03 September 2012 By Billy Hawkins
Uppark, just up the road from our HQ here at Torberry on the South Downs is rather special to all of us here at Alitex.
As a volunteering group, we have all had a day helping with the gardens in the past, plus Andy Lewis the head gardener zips in and out of our National Trust greenhouse here tending to seedlings which thrive under glass.
Yesterday, seemingly in the bleak midwinter, I had the good fortune to visit Uppark and see how the gardens have been developing over the summer, as lots of clearing work has been going on. It was great to see how much Andy and the garden team have achieved. There have been whole areas reclaimed and made useful for growing edible crops and it is very evident that improvements to available space frame the house in a manner which befits its grandeur and beauty.
The challenge at Uppark is to re-establish the views and create an enhanced visibility across theDownsthat Uppark bestrides. As the gardens have moved through the centuries they have morphed from woodland and open plains which Sir Harry Fetherstonhaugh hunted on, to areas which have been contained and “prettified”, with flowers and borders. Of course it is these flowers which many of today’s visitors enjoy and relax amongst but in the pursuit of historical accuracy they are not quite right and it poses quite a dilemma.
I was able to spot immediately the influence of Capability Brown having spent the last twenty years walking around Petworth Park and the previous twenty a regular visitor to Temple Newsam in Yorkshire.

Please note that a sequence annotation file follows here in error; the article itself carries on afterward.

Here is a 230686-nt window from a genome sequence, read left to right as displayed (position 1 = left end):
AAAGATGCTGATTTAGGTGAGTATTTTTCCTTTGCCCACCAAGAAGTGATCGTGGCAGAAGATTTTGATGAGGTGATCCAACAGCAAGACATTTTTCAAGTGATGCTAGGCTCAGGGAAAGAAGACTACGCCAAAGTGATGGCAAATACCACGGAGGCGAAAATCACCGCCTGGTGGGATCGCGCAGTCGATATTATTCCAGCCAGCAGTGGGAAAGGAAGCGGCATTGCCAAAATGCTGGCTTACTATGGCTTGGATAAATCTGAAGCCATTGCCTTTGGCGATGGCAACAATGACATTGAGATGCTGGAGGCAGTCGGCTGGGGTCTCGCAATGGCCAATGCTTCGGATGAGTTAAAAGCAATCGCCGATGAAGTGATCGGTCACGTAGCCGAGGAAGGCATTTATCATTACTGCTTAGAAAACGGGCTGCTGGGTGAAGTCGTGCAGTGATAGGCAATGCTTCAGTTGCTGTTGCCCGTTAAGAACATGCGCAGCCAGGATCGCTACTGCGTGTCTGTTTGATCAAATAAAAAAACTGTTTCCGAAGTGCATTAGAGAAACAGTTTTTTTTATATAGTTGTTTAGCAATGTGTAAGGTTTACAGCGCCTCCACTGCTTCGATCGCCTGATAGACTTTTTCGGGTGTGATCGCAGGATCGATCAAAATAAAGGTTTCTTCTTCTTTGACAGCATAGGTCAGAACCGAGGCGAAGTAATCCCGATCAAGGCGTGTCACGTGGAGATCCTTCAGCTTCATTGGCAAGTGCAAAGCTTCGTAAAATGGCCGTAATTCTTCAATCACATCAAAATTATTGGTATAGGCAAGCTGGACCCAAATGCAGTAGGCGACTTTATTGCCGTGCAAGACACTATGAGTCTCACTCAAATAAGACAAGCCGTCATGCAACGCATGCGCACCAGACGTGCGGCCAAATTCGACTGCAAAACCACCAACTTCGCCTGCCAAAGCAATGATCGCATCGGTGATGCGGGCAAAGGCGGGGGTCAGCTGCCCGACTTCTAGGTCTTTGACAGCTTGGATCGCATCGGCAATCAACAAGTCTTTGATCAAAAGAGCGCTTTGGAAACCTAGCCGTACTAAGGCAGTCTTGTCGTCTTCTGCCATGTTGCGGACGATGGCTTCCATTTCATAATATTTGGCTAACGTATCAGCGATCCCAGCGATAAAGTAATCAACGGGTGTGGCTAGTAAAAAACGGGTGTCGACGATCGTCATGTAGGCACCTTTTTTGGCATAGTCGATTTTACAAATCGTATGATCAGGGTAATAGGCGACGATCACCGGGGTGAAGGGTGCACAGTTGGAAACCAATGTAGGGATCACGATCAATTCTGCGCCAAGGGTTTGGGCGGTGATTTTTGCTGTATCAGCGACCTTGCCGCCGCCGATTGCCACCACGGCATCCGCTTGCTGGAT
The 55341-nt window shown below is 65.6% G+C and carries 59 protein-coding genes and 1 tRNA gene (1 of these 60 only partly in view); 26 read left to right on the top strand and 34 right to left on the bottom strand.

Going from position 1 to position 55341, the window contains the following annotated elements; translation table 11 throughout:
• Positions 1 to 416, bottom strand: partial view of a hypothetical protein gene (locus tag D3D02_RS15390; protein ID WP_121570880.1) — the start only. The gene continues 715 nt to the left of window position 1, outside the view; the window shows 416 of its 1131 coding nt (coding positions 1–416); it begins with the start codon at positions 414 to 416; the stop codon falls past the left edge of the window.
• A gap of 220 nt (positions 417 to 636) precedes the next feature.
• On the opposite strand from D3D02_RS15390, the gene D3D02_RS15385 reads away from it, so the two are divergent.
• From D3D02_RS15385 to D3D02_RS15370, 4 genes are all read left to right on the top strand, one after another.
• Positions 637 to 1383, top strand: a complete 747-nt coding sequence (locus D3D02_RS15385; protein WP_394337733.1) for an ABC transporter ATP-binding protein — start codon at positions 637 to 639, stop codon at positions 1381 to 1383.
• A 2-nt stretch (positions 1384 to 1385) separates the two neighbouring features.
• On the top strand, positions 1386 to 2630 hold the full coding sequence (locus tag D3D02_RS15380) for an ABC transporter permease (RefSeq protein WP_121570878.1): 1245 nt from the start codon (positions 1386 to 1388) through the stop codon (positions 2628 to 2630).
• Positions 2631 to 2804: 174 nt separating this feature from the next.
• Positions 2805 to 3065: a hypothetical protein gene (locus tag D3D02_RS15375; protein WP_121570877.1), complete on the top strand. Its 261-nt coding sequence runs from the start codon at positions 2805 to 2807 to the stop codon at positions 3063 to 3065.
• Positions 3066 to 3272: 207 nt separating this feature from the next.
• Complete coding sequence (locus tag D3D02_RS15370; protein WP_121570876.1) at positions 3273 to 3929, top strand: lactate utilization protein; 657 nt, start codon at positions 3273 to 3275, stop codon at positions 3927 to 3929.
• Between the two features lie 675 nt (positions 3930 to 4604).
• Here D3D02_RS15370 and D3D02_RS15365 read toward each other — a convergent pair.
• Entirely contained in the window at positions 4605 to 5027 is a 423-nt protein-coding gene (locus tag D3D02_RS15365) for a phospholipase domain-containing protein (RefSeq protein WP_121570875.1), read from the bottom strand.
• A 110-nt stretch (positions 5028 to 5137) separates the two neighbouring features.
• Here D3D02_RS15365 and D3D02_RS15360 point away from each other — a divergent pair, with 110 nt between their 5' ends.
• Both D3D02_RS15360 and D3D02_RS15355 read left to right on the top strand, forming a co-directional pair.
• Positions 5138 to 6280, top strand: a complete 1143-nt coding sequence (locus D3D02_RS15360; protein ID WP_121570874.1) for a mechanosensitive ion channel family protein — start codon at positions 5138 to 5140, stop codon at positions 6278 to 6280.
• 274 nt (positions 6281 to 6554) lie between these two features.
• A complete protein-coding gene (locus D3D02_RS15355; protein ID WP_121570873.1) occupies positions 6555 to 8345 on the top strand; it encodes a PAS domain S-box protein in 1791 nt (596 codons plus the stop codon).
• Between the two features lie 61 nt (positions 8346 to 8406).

The wide sweeping views, underwritten with tight closely cropped lawns closer to the house become more Repton inspired and following original plans can lead to interesting discoveries. For example, a winding path originally went around the house, drawing the stroller onto the lawns to appreciate the views. The gardening challenge is to restore, reclaim and nurture, ensuring that the donor family are kept within the process.
The history of Uppark, built as a hunting lodge is fascinating; Sir Harry inherited it age twenty and spent his time whooping it up with the likes of Emma Hamilton, a celebrated beauty, who would dance naked on the tables for Sir Harry’s guests (male, I’m guessing). The Prince of Wales was a great friend and visited regularly and HG Wells’ mother was the housekeeper 1880-83. HG Wells is said to have taken inspiration from the house in his novel “Tono-Bungay”, where Bladesover House is actually Uppark.
Uppark had the most visitors it has ever had on Bank Holiday Sunday (1000+) and with the second year of the Victorian Day happening on 8 & 9 September, there has never been a better time to visit Uppark. Click here for more details.